President Donald Trump issued the first veto of his presidency on Friday, rejecting a resolution passed by the House and the Senate that would have blocked his declaration of a national emergency on the border with Mexico.

He had consistently advocated for building a wall on the border by invoking various nefarious threats: terrorists, drug smugglers, criminals, gang members, human smugglers. This rhetoric, often disconnected from actual data, was not sufficiently compelling for Congress to authorize spending on the wall, so Trump decided to deploy an emergency declaration.

“People hate the word invasion, but that’s what it is,” Trump said, referring to the number of people crossing the border from Mexico into the United States. By saying that, he was unwittingly echoing similar phrasing that’s been in the news in the past 24 hours: “We are experiencing an invasion on a level never seen before in history.”

That phrase appears in a document that appears to have been shared online by the alleged shooter in a deadly attack at two New Zealand mosques that left 49 Muslim worshipers dead. The document focuses heavily on immigration and the author’s perceived sense of an embattled white race.

Given the racist focus of the New Zealand attack, Trump was asked during a brief interaction with the media Friday if he felt that white nationalism was a rising threat around the world.

"I don't really," Trump replied. "I think it's a small group of people that have very, very serious problems."

It’s hard to miss the irony. Trump had just signed a document focused on shifting resources to the southern U.S. border to build a wall that fulfilled a campaign promise specifically arguing that small groups of people — terrorists, smugglers — made it necessary.

It’s certainly hard to know how many white nationalists there are in the United States, much less around the world. It’s estimated that there are thousands of members of the Ku Klux Klan nationally, one of scores of groups focused on racist ideology.

We have better numbers on some of the small groups that Trump has targeted with his rhetoric.

There are no known examples of terrorists having infiltrated the United States by crossing the border with Mexico — a data point that comes from the State Department itself. The administration has claimed that nearly 4,000 known or suspected terrorists are blocked from entering the country or apprehended doing so, but that’s mostly at airports and mostly “suspected” terrorists, not known ones.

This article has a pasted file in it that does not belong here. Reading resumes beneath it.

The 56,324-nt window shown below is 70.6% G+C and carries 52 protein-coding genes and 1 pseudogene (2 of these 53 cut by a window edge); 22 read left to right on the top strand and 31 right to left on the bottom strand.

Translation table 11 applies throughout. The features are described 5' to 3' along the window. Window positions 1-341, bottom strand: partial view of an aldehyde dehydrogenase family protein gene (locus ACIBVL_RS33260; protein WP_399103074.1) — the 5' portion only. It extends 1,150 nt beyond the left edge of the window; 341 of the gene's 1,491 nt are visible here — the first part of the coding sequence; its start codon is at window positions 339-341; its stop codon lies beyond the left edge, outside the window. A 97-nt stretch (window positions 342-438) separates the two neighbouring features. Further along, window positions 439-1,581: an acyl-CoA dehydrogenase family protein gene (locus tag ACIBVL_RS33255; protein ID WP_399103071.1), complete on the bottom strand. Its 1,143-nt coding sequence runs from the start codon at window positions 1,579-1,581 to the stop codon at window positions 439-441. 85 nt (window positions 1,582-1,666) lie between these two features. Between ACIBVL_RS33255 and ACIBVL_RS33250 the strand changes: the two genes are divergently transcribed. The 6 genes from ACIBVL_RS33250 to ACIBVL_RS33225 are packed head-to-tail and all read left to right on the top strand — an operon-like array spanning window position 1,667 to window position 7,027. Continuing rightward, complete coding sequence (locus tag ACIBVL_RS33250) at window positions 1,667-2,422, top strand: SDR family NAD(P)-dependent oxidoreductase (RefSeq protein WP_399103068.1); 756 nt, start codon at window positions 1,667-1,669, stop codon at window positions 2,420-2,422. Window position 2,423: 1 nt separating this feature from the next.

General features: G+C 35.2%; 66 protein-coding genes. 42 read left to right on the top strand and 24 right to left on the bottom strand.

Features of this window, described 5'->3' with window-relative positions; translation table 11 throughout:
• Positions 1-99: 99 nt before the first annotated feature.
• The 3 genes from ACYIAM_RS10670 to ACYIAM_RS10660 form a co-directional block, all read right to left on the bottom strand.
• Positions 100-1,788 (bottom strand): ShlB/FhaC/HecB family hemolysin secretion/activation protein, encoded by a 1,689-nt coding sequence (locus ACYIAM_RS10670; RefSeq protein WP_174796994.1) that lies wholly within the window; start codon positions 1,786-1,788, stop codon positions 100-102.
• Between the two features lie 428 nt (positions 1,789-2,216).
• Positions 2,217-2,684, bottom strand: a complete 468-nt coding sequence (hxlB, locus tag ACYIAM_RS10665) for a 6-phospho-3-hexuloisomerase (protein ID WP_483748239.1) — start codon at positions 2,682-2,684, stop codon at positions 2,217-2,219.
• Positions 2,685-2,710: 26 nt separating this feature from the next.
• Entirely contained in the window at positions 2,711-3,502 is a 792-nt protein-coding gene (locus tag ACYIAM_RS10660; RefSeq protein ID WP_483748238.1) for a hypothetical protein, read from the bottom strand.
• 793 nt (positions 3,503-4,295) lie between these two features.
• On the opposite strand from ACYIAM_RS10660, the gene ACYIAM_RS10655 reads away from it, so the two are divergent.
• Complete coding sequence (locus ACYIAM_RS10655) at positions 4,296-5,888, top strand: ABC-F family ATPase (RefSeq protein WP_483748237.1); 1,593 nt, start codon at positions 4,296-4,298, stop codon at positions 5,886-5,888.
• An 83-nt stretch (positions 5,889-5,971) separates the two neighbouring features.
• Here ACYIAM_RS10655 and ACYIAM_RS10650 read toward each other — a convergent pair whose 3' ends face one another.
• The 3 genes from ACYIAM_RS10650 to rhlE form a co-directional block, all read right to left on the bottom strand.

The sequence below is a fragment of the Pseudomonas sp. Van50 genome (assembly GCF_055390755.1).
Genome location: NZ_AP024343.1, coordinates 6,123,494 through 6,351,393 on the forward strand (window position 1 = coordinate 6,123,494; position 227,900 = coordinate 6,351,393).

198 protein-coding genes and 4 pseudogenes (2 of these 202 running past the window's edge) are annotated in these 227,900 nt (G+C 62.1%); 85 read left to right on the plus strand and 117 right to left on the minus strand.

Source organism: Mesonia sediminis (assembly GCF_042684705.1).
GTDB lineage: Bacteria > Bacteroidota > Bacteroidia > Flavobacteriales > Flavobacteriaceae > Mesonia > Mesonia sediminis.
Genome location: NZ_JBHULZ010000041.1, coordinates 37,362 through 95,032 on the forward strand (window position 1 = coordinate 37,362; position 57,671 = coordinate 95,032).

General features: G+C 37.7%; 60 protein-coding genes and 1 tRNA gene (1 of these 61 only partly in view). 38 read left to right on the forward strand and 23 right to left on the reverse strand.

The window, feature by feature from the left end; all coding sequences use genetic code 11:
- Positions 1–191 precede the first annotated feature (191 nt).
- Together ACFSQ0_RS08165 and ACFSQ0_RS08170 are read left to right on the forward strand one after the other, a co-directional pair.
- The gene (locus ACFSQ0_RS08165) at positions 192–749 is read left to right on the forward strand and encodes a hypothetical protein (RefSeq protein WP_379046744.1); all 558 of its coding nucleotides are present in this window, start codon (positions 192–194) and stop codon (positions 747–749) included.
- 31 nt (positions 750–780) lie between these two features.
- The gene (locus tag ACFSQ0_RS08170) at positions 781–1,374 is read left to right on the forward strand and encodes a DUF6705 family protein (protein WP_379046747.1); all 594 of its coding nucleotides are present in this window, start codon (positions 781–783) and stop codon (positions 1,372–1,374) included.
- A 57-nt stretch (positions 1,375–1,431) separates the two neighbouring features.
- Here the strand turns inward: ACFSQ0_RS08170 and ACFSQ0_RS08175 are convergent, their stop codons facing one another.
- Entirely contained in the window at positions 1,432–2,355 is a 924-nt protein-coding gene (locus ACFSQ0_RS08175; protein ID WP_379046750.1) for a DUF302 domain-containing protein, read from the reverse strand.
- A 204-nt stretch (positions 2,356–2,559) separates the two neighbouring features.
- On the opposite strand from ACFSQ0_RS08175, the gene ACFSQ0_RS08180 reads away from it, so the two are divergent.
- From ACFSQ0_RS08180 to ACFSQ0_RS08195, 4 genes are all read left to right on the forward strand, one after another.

After Trump repeatedly told horror stories about women being bound and gagged before being smuggled across the border, the administration was asked how often this actually happened. It was unable to provide an answer (and, in fact, appears to have scrambled to find stories that matched Trump's rhetoric).

His claims about the amount of drugs crossing the border between ports of entry are also inflated. Most drugs that are apprehended at the border are caught at border checkpoints.

There are, of course, people who try to enter the country illegally between ports of entry. As reporting has repeatedly shown, though, many — if not most — quickly turn themselves in to Border Patrol agents to make a claim of asylum. The Washington Post’s report on a new “conveyor belt” bringing immigrants to the border from Guatemala makes clear that turning themselves in is one focus of the migrants’ trip.

Present for Trump’s signing of the veto was an “angel mom,” the mother of someone whose loved one was killed by an immigrant in the country illegally. Trump’s son Donald Trump Jr. has regularly criticized the media for not reporting on those mothers’ plight. It’s not clear, though, how many such victims there are. The available evidence suggests that immigrants, including immigrants in the country illegally, commit crimes at a lower rate than do native-born Americans.

Any claim that gang members cross the border illegally in vast numbers is also inflated. There were about 1,000 gang members stopped at the border in the last federal fiscal year (from October 2017 through September 2018). A fifth of them were stopped at border checkpoints. Trump has in the past claimed that unaccompanied minors cross into the country who are members of the gang MS-13, but from 2011 to 2017 only 56 such people were apprehended among the 249,000 unaccompanied minors who attempted to enter the United States.

Most notably, Trump declared during the 2016 campaign that he would seek to shut down all entry into the United States from Muslims. As president, that evolved into his travel ban, which heavily focused on countries with largely Muslim populations. Why? The immediate impetus for his call for a ban was the mass shooting at a holiday party in San Bernardino, Calif., in late 2015.

That was carried out by a man born in America and his Pakistan-born wife. The mere possibility that others loyal to the Islamic State might seek entry into the United States was enough for Trump to call for a ban on anyone of the Muslim faith.

On the campaign trail, as the Toronto Star’s Daniel Dale noted on Friday, Trump used to tell a fictional story about an attempt to curtail Muslim terrorism. In his story, which he told with approval as he described how forcefully the situation must be dealt with, 49 Muslims are murdered with bullets dipped in pig’s blood.

When terrorists tried to carry out an attack in London in June, Trump tweeted about the attack before it had even ended. When he was less quick to condemn the racism behind the murder of a counterprotester at the hands of a white nationalist in Charlottesville, in 2017, he insisted the delay was because he wanted to ensure he had the facts.

That was similar to the line he offered in the Oval Office on Friday.

“If you look at what happened in New Zealand, perhaps that’s the case,” Trump said about the idea that the massacre of 49 people was motivated by racism. “I don’t know enough about it yet.”